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Old 24-09-17, 05:10
Brian Gough Brian Gough is online now
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'National treasure': Edmundston gives up its Lancaster bomber

After 50 years by the road in northwestern New Brunswick, plane will be dismantled and sent to Ontario museum

By Elizabeth Fraser, CBC News Posted: Sep 23, 2017 8:00 AM AT Last Updated: Sep 23, 2017 8:00 AM AT

This Lancaster bomber was purchased by the City of Edmundston in 1964, but it is in need of restoration, which the city can't afford. (Edmundston society for the Preservation of the Lancaster/Facebook)

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Another museum steps up to save Edmundston's Lancaster bomber

Edmundston has bid farewell to its very own Lancaster bomber, one of the last survivors of a celebrated Second World War fleet and a landmark in the area for more than 50 years.

Residents gathered Wednesday for a small ceremony to commemorate the Lancaster KB 882 before the start of the aircraft's long journey to Trenton, Ont., where it will be featured at the National Air Force Museum of Canada.

"It's a mixed feeling, obviously," Edmundston Mayor Cyrille Simard said during the ceremony. "This plane has been here more than 50 years.
"It's part of our community, it's part of our history."

The bomber, which has been sitting still on the grass near the Trans-Canada Highway for decades, was flown on 12 operational missions during the Second World War.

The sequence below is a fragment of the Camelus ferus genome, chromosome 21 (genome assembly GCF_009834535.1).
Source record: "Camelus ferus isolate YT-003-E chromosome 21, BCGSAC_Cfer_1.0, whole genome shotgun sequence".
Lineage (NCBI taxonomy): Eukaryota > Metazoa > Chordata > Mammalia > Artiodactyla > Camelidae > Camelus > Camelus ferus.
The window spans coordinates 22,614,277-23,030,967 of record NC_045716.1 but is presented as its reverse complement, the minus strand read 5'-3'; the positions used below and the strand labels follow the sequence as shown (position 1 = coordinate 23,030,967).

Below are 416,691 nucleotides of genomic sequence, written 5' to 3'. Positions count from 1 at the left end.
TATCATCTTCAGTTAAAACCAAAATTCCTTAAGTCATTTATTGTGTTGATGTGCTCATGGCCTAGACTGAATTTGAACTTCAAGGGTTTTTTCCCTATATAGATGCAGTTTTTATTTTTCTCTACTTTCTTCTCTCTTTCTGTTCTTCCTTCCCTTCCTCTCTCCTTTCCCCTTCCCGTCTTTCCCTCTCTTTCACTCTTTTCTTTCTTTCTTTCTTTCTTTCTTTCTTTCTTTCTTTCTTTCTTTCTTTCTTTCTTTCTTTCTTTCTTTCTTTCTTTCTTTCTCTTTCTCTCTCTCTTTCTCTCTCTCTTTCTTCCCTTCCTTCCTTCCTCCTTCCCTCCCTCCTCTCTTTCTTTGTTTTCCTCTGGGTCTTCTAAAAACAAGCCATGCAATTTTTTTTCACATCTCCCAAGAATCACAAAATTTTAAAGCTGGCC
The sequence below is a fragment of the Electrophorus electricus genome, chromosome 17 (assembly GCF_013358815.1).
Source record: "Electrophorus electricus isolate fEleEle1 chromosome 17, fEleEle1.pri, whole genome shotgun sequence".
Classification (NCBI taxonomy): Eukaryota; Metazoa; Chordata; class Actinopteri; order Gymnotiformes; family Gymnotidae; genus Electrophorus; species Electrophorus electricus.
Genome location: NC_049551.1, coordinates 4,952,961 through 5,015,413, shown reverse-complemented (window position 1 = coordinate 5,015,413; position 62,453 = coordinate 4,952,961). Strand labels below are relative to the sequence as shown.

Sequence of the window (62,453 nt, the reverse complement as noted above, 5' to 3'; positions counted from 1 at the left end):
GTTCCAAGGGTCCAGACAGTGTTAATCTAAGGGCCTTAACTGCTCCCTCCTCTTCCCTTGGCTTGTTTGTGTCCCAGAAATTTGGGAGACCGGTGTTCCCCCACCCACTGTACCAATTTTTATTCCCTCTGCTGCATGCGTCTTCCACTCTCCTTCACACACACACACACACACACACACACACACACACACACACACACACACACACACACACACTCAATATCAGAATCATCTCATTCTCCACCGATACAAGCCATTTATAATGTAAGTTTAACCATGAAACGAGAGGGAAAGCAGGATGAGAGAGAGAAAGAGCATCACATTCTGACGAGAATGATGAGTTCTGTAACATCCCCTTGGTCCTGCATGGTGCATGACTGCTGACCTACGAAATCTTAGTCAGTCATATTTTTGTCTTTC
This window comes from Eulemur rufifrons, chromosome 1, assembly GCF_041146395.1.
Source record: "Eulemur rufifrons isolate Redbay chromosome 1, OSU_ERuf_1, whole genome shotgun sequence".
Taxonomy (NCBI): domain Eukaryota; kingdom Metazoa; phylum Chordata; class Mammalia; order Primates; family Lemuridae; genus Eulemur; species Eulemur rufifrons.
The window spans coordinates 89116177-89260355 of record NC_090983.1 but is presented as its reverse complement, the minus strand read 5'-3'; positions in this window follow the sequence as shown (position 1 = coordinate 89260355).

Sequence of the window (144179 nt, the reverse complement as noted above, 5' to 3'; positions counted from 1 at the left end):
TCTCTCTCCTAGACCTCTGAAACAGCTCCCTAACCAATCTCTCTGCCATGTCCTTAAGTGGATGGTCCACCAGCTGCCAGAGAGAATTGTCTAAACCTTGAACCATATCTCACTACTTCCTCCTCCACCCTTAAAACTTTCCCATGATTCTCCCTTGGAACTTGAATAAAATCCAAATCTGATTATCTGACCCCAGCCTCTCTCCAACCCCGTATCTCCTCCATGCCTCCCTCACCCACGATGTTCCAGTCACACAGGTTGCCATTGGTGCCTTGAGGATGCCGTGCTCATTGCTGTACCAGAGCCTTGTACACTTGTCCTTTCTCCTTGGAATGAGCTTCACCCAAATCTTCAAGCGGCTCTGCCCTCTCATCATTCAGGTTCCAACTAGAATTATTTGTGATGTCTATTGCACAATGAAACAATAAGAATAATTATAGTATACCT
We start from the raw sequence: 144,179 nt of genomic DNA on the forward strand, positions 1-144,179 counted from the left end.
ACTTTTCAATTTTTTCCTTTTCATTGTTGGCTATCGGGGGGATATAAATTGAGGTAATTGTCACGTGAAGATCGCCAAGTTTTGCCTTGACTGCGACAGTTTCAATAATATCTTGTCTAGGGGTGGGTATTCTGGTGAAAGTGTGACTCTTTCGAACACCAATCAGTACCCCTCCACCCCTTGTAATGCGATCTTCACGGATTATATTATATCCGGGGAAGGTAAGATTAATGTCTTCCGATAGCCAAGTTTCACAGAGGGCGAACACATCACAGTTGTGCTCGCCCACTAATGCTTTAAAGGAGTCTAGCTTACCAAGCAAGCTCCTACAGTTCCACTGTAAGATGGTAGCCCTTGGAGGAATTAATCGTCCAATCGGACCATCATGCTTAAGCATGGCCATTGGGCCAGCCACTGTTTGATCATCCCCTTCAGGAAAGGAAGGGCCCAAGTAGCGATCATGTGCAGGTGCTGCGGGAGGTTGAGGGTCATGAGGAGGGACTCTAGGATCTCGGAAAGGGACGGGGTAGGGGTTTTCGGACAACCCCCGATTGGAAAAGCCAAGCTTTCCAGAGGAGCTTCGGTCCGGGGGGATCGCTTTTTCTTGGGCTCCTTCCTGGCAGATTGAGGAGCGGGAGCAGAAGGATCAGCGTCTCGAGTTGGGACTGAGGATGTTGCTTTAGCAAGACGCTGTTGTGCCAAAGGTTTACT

'It's a new beginning for future generations.'- Cyrille Simard
It then served in area reconnaissance for 15 years, providing service to the Royal Canadian Air Force for mapping, charting and photographic work in the Arctic, said Kevin Windsor, the curator of the air force museum.
The City of Edmundston bought the plane in 1964 for $1,600.
Over the years, Simard said, people from around the world have come to see it.
But after being outside for so long, the Lancaster bomber was in desperate need of restoration work, which the city couldn't afford to do.

Too costly to keep

For many years, volunteers looked for help to get the plane restored and preserved and worked with government to find ways to raise the millions of dollars needed.
Preservation was just too costly, however.
"If you want to do something right, you need some resources," said Simard. "If you want to preserve it you have to do something."

Initially, the Alberta Aviation Museum submitted the winning bid for the plane, but later backed out after realizing the plane was too expensive to take on. The Trenton museum finished second in the initial bidding and was still interested.
Simard said the City of Edmundston eventually gave the bomber to the Ontario museum, and he's looking forward to residents from the area visiting the plane in its new home.
"It's part of us, so there's a bit of sadness to see it going away, but at the same time we feel satisfied of the fact that … this national treasure has to be preserved."

Prior to the long journey to Ontario, technicians will carefully dismantle the hundreds of pieces that are part of the plane, a process that could take three or four weeks. Bits and pieces of the plane could start arriving in Trenton as early as next week.
Some of the pieces, such as engines, propellers and different parts of the wings, will be crated and taken to the museum on a truck. Technicians are still trying to figure out how to transport larger pieces such as the fuselage.